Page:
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High valuations and low economic growth leave managers divided on US

High valuations and low economic growth leave managers divided on US

The US has had a year of political upheaval, but Will McIntosh-Whyte, assistant fund manager at Rathbones, is ‘sanguine’ about its economic prospects. McIntosh-Whyte helps run multi-asset portfolios, including the Rathbone Strategic Growth fund, and has significant exposure to the US.

‘We are in a relatively low-growth environment, which I think is structural, given demographic and debt levels,’ he said. ‘So growth is going to be fairly muted and we think a premium will be put on that. Consequently, we want structural growth companies in our portfolio with strong balance sheets that we think can grow throughout the cycle. We find a lot of those in the US.’

McIntosh-Whyte added the US economy also looks set for reasonable continued growth. ‘Consumer confidence is reasonable and wage growth is OK. But the US is where we find companies we like to invest in.’ Such companies include Colgate-Palmolive, Visa and regional US banks.

Domestic doubts

McIntosh-Whyte is less confident about the UK domestic market. Indeed, the Rathbone Strategic Growth fund only has 14% exposure to UK equities. ‘The economic data seems to be deteriorating,’ he said. ‘I think consumers are under pressure, gross domestic product is muted and there is uncertainty over Brexit.’

However, not all multi-asset managers are overweight the US. Citywire + rated Simon Evan-Cook, senior investment manager of Premier multi-asset funds, said: ‘We are driven by the valuation of the assets rather than economics, politics or other macro factors.

‘For us, valuations across US equities look very high compared with their own history and with other parts of the world.’

Consequently, Premier’s multi-asset funds have little exposure to US equities. ‘A classical global equity index will have about 55% to 60% in US equities,’ said Evan-Cook. ‘In our Global Growth fund we have just shy of 6% directly in US equities.’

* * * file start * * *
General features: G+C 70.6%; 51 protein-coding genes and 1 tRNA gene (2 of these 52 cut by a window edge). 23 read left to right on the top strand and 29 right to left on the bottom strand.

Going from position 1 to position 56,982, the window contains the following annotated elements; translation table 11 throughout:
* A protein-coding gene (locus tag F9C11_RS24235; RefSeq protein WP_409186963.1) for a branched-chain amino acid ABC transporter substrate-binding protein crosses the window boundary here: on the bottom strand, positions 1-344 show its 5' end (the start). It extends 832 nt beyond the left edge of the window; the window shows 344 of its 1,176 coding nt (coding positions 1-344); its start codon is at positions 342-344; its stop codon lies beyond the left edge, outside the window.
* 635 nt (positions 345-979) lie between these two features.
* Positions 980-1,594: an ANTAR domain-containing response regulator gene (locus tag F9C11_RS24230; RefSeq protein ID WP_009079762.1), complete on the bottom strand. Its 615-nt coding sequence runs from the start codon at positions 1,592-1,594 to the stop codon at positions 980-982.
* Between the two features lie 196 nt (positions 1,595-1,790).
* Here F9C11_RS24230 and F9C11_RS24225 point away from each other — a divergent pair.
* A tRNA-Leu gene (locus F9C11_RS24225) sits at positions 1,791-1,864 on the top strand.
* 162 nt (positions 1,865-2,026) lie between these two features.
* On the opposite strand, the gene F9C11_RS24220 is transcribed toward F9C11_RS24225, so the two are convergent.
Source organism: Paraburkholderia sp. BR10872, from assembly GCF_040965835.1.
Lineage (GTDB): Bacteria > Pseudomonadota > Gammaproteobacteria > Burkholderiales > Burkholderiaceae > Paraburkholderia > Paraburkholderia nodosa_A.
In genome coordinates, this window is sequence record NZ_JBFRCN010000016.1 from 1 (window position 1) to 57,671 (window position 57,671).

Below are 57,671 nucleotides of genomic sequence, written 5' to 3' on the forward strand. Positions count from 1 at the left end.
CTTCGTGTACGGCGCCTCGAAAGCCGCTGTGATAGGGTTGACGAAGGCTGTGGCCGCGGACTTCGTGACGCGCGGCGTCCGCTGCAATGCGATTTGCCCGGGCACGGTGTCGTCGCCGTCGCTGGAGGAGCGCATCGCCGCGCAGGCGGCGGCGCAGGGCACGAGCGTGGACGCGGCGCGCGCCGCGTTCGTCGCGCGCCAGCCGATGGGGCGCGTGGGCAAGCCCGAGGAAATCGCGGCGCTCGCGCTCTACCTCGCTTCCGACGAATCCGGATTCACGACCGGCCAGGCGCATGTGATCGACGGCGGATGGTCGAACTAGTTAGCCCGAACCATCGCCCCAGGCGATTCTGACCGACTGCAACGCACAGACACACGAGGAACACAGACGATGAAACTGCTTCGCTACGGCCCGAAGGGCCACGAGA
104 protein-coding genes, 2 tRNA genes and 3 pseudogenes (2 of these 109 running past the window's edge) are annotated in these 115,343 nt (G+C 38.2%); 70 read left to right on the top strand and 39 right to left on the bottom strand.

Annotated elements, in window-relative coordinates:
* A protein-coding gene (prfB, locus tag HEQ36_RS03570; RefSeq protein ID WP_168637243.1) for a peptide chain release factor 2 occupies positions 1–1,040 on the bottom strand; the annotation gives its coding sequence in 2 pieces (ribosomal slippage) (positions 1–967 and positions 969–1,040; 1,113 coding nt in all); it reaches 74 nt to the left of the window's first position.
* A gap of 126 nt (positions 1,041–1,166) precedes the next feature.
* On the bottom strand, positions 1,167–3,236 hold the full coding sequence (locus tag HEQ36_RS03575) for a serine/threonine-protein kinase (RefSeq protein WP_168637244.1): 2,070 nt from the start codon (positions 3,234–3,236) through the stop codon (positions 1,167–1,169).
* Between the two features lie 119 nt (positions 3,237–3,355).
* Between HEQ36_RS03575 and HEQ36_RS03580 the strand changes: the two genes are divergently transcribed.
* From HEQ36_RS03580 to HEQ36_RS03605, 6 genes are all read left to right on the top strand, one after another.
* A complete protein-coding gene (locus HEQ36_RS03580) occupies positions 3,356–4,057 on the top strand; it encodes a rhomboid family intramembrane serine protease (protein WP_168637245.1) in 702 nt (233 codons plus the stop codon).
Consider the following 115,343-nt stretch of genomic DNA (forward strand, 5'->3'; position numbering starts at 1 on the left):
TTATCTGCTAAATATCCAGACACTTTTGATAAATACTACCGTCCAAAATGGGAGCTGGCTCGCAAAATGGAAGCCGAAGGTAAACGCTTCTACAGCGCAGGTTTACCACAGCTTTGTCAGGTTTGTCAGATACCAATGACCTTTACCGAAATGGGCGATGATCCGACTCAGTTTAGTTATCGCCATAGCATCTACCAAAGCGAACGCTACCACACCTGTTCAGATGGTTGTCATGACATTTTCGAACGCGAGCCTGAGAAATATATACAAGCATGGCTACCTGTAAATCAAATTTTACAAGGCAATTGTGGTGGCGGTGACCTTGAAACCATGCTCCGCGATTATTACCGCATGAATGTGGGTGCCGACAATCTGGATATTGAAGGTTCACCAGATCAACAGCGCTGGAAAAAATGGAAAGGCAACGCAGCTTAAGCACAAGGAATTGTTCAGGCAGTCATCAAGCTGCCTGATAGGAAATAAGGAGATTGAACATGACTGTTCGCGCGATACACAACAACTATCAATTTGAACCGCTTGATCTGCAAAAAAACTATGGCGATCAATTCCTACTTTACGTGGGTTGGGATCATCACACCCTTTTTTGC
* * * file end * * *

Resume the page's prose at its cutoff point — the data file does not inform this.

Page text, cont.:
Alternative options

By contrast, the Premier Multi-Asset Global Growth fund, which consists of 90% equities, is overweight in Asia and emerging markets, with around 30% of assets there. Evan-Cook said this was because he has a positive outlook on the Chinese market and felt equities there were undervalued.

‘Currently, a fear of a Chinese crisis means you can pick up Asia equities for a reasonable valuation, given the growth profile many offer,’ he said. ‘Our regional managers seem quite confident China has enough firepower to avoid a crisis in the foreseeable future. It is a situation we will continue to monitor.’

Mark Jackson, client portfolio manager of JP Morgan’s multi-asset solutions team, said his traditional balanced portfolio has a benchmark of 50% equities and 50% government bonds. But, at the moment, the fund holds 69% equities, driven by an optimistic view of global macro-economic growth.

Regarding fixed income, Jackson said the JP Morgan multi-asset range prefers credit to government bonds, particularly given an expectation of further interest rate rises. ‘Our expectation moving forward is inflation moving closer to central bank targets and rates moving gradually higher from here,’ he said.

‘We believe the US Federal Reserve will hike in December. Gradually, a rising rate environment will create some challenges for the fixed income market. But in fixed income, we would have a preference for credit. Corporate balance sheets are in good shape and we think that is a good opportunity for credit.’

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